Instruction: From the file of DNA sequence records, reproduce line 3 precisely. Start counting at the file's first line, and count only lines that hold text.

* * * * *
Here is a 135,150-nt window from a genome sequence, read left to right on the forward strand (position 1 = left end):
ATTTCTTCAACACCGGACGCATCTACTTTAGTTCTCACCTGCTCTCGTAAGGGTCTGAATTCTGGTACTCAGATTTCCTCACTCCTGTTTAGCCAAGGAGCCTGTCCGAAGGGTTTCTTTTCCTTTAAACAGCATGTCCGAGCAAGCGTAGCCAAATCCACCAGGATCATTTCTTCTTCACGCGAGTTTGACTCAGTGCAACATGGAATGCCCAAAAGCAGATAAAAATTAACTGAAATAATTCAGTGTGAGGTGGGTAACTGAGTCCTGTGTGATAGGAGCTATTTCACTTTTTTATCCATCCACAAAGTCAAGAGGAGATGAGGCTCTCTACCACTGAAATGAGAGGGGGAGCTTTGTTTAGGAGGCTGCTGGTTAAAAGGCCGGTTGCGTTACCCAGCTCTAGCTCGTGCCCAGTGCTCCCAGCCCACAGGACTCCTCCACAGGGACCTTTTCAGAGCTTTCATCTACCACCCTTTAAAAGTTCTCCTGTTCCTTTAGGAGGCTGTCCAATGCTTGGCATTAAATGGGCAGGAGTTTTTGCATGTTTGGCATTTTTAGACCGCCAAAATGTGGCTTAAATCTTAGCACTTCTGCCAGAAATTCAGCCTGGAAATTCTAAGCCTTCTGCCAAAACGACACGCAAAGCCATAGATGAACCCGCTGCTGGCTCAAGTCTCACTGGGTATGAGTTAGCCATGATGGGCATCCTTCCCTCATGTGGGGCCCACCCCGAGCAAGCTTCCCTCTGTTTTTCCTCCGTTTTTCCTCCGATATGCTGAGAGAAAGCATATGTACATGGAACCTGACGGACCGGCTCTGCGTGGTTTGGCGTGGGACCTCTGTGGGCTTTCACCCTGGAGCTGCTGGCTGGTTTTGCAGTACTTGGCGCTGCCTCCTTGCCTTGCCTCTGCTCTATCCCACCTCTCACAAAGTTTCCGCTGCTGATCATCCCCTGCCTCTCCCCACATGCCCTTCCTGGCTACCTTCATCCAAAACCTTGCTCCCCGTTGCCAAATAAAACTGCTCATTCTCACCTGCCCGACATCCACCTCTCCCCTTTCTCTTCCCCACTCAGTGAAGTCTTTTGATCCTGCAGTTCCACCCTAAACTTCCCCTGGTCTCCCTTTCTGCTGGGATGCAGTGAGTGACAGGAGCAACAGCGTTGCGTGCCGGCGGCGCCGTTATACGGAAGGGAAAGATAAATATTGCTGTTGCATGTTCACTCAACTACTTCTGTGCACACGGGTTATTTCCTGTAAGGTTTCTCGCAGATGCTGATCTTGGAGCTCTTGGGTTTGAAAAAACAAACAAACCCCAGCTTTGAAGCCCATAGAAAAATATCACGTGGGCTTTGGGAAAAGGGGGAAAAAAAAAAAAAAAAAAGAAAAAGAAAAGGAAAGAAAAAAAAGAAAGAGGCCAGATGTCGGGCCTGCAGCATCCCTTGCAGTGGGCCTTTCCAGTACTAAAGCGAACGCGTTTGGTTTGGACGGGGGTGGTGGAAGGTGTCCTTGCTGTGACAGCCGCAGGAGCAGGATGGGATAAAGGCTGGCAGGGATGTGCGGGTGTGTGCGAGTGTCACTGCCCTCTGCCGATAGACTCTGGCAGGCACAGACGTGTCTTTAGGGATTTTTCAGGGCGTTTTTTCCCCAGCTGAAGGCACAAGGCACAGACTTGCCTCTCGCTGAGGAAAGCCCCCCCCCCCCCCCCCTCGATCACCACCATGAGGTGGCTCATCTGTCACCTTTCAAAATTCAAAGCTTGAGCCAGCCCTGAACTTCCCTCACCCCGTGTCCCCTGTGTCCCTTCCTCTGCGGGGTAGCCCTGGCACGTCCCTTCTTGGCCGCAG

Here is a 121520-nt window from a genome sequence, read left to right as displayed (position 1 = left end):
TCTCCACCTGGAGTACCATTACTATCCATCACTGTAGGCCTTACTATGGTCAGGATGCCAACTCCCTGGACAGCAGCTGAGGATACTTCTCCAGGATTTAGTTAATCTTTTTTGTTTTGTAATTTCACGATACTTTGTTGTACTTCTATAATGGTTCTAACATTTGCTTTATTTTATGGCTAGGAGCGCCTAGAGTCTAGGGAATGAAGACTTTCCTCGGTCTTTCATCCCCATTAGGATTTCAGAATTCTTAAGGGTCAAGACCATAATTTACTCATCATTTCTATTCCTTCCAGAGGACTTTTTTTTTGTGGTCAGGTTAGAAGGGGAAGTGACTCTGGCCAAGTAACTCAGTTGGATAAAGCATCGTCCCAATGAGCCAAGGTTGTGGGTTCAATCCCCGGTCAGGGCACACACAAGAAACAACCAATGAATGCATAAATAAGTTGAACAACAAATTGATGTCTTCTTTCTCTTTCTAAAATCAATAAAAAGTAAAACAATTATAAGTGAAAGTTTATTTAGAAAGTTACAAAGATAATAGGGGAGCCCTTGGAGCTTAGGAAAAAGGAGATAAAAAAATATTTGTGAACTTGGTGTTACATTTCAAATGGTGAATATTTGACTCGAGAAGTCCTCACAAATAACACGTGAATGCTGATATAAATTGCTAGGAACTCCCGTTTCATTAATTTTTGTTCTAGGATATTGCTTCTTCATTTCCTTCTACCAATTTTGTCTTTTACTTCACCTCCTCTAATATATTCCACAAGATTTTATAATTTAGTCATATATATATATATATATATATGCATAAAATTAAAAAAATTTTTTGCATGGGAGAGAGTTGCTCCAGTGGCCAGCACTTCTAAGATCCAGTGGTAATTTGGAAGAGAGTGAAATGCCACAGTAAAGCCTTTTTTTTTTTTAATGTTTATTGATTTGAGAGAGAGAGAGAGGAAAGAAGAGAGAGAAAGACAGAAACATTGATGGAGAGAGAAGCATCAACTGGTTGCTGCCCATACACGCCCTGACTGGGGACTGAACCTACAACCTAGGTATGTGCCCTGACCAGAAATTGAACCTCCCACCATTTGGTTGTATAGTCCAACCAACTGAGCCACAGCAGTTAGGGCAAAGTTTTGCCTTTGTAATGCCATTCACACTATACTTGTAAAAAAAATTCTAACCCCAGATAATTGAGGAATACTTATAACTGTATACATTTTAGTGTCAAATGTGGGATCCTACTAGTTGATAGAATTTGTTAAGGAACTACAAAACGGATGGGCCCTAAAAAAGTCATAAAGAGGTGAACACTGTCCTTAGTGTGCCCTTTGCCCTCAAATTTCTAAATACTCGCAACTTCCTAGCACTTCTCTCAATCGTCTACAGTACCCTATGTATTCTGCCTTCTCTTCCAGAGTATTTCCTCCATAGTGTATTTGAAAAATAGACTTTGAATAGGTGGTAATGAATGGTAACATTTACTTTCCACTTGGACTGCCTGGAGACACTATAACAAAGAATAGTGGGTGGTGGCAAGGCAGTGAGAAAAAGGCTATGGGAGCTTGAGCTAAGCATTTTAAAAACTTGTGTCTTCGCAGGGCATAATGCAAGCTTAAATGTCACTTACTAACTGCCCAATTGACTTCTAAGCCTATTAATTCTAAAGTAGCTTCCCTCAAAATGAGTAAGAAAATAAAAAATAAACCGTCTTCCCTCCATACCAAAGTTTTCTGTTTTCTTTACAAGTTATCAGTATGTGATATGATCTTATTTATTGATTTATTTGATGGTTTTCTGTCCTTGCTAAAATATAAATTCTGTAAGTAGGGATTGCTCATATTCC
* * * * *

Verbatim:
Here is a 121520-nt window from a genome sequence, read left to right as displayed (position 1 = left end):